Earlier this year, on July 22, Ron Santo, former Chicago Cubs® third baseman, was inducted into the National Baseball Hall of Fame®. In addition to the baseball legacy he left behind, he also raised millions of dollars for diabetes awareness and research. Today, I’m honored to introduce you to Ron’s son, Jeff Santo. Jeff shares memories of his father, discusses what the Hall of Fame induction would have meant to Ron and tells us about the recently released special edition of This Old Cub, a documentary about the life of Ron Santo.
Q: What do you remember most about your father?
A: My brother and I grew up in the clubhouse at Wrigley Field®. We’d go to the games with him all the time. We were very close as a family and I spent a lot of time with my dad as a kid and also as an adult. But if there was one thing that I remember most about my dad it would be his courage. He inspired his family, which was hard to do. You can inspire other people, but if you can inspire family that’s a pretty big feat. We saw what he fought through, how he stayed positive and his ongoing desire to keep telling his story to those living with diabetes. He showed people what could be done while living with diabetes. To play Major League Baseball® and have a Hall of Fame career while living with diabetes during that time period—it’s pretty amazing.
Q: Do you recall your father talking about his type 1 diabetes?
A: Not really. As a kid, he didn’t talk to my brother and I about it, but we lived it. He would take his insulin in the morning and we’d go to the ballpark. He never complained about it. He said when he was diagnosed at 18; he wouldn’t accept or believe it. He thought he could beat diabetes just by losing weight, so he lost twenty pounds. When he finally accepted he couldn’t beat diabetes, he learned to embrace it.
Q: August 28, 1971 is called “Ron Santo Day.” What do you recall from that day?
A: That was the day that my father revealed he had diabetes at Wrigley Field. That was the start of him becoming a spokesman for diabetes. After that he became heavily involved with the Juvenile Diabetes Research Foundation (JDRF), which was the only research and fundraising organization for people with diabetes at the time. My dad helped start an annual fundraising walk in Chicago, the Ron Santo Walk to Cure Diabetes, to benefit JDRF. Last year was the 33rd annual walk. Each year the walk generates millions of dollars and to date it has raised close to seventy million dollars.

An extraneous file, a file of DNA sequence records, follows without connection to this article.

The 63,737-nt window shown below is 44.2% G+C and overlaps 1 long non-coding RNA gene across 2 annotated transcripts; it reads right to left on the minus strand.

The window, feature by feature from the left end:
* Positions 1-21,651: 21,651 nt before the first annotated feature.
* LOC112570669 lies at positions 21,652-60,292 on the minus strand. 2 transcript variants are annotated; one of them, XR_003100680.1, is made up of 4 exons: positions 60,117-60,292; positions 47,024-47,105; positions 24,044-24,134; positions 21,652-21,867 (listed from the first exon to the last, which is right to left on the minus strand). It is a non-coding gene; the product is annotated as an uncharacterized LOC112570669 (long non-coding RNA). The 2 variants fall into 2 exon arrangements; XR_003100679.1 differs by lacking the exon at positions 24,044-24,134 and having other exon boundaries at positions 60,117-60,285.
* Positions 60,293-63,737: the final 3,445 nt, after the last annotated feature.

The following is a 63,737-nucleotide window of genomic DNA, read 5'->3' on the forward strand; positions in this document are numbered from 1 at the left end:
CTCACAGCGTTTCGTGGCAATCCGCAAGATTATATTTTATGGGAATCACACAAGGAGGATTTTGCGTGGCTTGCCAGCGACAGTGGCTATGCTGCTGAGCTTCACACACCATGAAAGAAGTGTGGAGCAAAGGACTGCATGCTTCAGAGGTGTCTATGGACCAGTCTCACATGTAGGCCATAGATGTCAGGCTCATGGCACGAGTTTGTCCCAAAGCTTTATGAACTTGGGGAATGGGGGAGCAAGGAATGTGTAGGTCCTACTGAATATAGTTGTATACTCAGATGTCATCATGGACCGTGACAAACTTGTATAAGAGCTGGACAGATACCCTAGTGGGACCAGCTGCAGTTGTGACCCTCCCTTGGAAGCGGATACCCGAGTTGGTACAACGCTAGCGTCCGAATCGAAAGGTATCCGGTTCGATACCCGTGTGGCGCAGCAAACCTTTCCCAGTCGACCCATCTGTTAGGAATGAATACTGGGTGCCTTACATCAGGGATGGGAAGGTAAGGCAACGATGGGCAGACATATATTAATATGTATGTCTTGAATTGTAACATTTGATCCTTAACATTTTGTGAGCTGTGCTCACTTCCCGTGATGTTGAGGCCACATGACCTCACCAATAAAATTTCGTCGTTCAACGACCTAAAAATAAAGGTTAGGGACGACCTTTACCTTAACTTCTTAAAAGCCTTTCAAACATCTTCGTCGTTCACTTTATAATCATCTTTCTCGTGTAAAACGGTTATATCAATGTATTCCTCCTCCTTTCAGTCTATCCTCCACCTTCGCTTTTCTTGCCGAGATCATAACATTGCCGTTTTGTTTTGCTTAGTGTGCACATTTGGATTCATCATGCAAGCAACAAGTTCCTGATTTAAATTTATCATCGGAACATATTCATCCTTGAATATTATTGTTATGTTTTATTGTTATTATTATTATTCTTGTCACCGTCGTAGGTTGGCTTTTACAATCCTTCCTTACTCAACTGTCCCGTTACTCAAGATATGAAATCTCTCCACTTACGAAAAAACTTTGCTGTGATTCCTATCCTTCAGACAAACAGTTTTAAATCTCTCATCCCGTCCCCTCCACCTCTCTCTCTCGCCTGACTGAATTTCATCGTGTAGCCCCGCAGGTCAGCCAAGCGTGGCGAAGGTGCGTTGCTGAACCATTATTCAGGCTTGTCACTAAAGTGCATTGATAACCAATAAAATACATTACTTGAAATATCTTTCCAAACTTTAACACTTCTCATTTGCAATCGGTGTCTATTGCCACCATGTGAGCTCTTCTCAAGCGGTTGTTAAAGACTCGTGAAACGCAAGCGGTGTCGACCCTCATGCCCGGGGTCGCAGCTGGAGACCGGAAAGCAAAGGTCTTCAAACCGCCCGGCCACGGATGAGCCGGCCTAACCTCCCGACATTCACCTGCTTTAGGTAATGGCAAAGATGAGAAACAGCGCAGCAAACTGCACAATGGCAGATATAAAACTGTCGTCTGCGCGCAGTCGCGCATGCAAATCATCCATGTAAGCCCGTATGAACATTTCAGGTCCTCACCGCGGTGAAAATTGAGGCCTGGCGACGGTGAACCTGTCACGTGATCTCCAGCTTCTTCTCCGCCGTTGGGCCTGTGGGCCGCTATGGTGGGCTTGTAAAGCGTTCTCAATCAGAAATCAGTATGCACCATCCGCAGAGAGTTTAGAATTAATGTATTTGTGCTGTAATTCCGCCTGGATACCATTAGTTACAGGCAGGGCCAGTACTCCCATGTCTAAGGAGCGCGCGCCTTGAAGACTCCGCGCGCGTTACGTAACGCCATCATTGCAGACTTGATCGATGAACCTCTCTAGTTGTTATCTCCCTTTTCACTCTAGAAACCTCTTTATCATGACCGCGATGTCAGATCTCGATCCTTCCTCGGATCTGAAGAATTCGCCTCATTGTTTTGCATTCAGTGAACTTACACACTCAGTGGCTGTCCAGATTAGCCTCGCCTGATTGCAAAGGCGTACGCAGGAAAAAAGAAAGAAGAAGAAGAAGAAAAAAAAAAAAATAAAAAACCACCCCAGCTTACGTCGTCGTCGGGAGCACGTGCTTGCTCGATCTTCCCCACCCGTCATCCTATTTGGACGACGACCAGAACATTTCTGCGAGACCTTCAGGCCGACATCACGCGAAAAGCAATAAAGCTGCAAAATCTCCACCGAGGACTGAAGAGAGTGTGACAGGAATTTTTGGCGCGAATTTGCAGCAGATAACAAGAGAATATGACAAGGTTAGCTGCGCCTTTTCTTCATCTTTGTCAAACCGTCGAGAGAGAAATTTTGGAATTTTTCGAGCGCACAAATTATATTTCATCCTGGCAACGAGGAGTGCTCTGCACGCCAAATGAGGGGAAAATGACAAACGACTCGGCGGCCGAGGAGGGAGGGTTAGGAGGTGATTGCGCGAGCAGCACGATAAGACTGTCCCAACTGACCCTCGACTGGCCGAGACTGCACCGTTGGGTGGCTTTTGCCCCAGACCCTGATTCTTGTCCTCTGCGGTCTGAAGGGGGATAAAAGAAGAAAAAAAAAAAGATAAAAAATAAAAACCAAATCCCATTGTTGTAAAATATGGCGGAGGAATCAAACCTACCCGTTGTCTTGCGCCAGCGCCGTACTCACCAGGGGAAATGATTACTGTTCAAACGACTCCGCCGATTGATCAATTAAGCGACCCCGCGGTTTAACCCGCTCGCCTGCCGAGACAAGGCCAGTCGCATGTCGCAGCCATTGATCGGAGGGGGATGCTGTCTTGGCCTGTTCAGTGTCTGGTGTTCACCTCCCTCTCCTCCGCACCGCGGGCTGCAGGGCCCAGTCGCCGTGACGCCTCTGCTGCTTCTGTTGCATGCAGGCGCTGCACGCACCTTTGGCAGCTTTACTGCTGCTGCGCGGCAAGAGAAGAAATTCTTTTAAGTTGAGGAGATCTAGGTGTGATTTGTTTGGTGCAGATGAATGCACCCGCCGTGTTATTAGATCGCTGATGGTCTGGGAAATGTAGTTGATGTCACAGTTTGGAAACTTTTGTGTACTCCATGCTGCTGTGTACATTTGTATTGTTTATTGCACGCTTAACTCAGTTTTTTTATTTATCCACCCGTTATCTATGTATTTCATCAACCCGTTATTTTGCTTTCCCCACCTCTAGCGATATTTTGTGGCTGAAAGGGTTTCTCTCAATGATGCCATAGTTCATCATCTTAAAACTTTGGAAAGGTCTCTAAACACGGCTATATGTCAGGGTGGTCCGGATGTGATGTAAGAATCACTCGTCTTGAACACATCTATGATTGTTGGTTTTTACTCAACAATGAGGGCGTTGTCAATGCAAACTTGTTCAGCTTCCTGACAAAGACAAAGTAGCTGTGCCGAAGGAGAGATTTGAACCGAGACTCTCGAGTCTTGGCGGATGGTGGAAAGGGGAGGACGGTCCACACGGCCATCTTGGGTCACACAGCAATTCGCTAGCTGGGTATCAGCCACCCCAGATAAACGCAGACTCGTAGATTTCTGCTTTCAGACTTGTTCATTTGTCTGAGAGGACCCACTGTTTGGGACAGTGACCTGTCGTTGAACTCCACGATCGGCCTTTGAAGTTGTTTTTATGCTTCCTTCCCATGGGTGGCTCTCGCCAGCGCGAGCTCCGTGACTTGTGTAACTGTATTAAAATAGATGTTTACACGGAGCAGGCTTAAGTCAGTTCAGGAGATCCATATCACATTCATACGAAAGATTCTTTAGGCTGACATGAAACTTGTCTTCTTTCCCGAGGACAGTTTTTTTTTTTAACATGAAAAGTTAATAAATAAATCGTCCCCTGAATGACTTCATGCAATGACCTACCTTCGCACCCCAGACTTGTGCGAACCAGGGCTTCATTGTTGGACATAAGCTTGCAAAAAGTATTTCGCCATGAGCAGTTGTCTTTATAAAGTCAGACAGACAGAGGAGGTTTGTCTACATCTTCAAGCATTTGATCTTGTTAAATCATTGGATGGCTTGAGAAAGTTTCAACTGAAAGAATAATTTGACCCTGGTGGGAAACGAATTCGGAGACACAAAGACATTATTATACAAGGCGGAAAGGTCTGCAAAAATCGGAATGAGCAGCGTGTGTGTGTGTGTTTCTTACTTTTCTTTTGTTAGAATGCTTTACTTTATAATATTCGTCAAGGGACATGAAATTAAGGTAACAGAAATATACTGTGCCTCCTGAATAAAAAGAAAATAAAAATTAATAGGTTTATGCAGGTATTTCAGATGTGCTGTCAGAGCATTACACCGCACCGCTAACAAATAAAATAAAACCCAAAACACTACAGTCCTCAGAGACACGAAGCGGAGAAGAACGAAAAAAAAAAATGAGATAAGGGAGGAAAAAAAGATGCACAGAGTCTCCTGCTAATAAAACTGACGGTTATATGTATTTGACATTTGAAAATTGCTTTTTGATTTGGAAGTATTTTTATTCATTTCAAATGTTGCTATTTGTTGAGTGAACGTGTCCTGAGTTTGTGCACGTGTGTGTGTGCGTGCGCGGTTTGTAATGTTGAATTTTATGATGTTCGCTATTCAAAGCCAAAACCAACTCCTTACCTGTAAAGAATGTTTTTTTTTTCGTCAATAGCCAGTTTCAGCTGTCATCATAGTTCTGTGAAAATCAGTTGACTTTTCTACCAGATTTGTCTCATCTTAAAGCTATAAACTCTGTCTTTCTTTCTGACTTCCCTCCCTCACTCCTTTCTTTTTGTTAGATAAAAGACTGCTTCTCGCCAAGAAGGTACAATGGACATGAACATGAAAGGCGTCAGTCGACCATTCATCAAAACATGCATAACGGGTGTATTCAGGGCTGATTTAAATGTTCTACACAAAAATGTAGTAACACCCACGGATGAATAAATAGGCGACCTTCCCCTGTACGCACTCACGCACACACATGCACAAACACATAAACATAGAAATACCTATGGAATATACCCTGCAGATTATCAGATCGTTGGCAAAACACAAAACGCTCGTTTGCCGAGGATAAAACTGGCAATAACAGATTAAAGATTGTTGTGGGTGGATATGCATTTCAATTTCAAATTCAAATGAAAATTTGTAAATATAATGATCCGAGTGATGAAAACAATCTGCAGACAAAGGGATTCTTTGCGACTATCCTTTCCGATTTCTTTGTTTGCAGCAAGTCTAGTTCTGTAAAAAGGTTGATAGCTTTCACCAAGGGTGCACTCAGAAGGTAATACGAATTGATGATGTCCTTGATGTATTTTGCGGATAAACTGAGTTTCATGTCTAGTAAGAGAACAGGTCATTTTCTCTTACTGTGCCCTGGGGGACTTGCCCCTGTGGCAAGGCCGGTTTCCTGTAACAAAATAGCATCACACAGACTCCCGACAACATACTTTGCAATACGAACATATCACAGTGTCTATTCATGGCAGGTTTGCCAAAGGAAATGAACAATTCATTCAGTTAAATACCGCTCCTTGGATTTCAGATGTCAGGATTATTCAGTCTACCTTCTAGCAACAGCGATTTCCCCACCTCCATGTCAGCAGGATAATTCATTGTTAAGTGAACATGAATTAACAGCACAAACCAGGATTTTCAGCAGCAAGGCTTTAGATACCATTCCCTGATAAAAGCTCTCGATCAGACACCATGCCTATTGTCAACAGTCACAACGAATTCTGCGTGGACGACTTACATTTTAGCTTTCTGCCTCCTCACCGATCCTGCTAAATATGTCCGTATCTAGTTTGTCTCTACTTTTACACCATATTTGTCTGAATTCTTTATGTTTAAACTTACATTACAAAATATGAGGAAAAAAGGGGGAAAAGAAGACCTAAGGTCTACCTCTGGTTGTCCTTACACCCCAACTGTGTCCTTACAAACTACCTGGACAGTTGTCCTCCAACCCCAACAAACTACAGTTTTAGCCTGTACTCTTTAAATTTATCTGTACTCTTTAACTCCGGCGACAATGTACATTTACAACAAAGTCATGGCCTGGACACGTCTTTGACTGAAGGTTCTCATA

Q: Ron was recently inducted into the National Baseball Hall of Fame. What do you think that would have meant to him?
A: It would have meant so much, he wanted it bad. He didn’t win a World Series® or play in playoff games, but he deserved to be a part of the Hall of Fame because he was captain of the team and his stats showed it. The Hall of Fame would have been a sigh of relief that he finally got there, but he never had that relief. I know he was acknowledged by Chicago and he cherished that. His number was the third in Cubs history to be retired and the other two were already in the Hall of Fame so they understood what he was. I’m glad the new Veterans Committee got it right. He got ninety-three percent of the vote. It is sad that he wasn’t here to be a part of it, but it was also wonderful. People are now getting a chance to look into who he was and what he accomplished. The more his story gets out, the more it can do to help diabetes awareness and education.
Q: Will you tell us about This Old Cub and why you decided to make it?
A: I’m a filmmaker and I was living in LA until I took time off to come home and help my dad when he started having problems with his feet. The blood flow wasn’t getting down to his leg or foot so he ended up losing his leg. He told the doctors if he had to be on his back for another three months he wouldn’t do it because too many bad things could happen if he wasn’t active. He asked the doctors if they took his other leg if he could be walking with prosthetic legs by spring training and they said yes. So exactly one year after losing the first leg they took the second. My mom was actually the one that said this would be a great story to share, and that’s when I realized I needed to make the documentary. He didn’t want to do the film at first, but he was convinced when he realized he could inspire millions of diabetics.
A special edition of This Old Cub was released on Father’s Day this year and it documents the last chapter of his life. Part of the proceeds go to support JDRF. Get your own sneak peek today!
Thanks so much to Jeff for sharing memories of his father and creating an inspirational film that depicts the life of a legend. It’s good to know that even though Ron is no longer with us, his legacy lives on.
All the best,
Disclosure: Jeff Santo received no compensation for this post. All opinions contained in this post reflect those of the interviewee, and not of Sanofi US, its employees, agencies or affiliates.
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